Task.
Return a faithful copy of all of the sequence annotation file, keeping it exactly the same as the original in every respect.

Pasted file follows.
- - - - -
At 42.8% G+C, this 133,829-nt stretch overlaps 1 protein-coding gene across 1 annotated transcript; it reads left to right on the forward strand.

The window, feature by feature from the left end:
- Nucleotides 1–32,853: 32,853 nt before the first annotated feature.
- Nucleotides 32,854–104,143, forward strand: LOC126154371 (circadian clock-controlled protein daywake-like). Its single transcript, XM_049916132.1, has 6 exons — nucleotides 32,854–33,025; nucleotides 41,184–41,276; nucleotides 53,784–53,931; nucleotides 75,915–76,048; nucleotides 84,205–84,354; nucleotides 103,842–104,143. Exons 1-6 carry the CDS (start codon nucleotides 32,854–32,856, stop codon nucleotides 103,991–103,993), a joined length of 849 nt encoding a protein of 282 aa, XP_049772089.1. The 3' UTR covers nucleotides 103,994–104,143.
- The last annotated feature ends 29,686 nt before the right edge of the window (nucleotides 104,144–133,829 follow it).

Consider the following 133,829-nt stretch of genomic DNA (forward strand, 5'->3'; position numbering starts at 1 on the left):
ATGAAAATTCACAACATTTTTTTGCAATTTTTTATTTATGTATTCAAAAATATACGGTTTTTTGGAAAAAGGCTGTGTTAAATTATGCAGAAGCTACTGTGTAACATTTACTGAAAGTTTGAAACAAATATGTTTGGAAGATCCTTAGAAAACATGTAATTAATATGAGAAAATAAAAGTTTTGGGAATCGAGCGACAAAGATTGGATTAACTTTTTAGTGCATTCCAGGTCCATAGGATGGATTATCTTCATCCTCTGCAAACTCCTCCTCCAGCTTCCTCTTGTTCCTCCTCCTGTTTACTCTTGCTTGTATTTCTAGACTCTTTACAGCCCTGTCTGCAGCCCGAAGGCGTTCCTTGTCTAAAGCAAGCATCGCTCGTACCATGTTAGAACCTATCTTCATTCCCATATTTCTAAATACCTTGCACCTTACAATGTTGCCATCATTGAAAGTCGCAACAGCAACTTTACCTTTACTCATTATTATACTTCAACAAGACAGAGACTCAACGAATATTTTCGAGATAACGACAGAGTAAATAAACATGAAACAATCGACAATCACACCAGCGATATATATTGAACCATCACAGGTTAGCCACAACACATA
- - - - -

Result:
At 42.8% G+C, this 133,829-nt stretch overlaps 1 protein-coding gene across 1 annotated transcript; it reads left to right on the forward strand.

The window, feature by feature from the left end:
- Nucleotides 1–32,853: 32,853 nt before the first annotated feature.
- Nucleotides 32,854–104,143, forward strand: LOC126154371 (circadian clock-controlled protein daywake-like). Its single transcript, XM_049916132.1, has 6 exons — nucleotides 32,854–33,025; nucleotides 41,184–41,276; nucleotides 53,784–53,931; nucleotides 75,915–76,048; nucleotides 84,205–84,354; nucleotides 103,842–104,143. Exons 1-6 carry the CDS (start codon nucleotides 32,854–32,856, stop codon nucleotides 103,991–103,993), a joined length of 849 nt encoding a protein of 282 aa, XP_049772089.1. The 3' UTR covers nucleotides 103,994–104,143.
- The last annotated feature ends 29,686 nt before the right edge of the window (nucleotides 104,144–133,829 follow it).

Consider the following 133,829-nt stretch of genomic DNA (forward strand, 5'->3'; position numbering starts at 1 on the left):
ATGAAAATTCACAACATTTTTTTGCAATTTTTTATTTATGTATTCAAAAATATACGGTTTTTTGGAAAAAGGCTGTGTTAAATTATGCAGAAGCTACTGTGTAACATTTACTGAAAGTTTGAAACAAATATGTTTGGAAGATCCTTAGAAAACATGTAATTAATATGAGAAAATAAAAGTTTTGGGAATCGAGCGACAAAGATTGGATTAACTTTTTAGTGCATTCCAGGTCCATAGGATGGATTATCTTCATCCTCTGCAAACTCCTCCTCCAGCTTCCTCTTGTTCCTCCTCCTGTTTACTCTTGCTTGTATTTCTAGACTCTTTACAGCCCTGTCTGCAGCCCGAAGGCGTTCCTTGTCTAAAGCAAGCATCGCTCGTACCATGTTAGAACCTATCTTCATTCCCATATTTCTAAATACCTTGCACCTTACAATGTTGCCATCATTGAAAGTCGCAACAGCAACTTTACCTTTACTCATTATTATACTTCAACAAGACAGAGACTCAACGAATATTTTCGAGATAACGACAGAGTAAATAAACATGAAACAATCGACAATCACACCAGCGATATATATTGAACCATCACAGGTTAGCCACAACACATA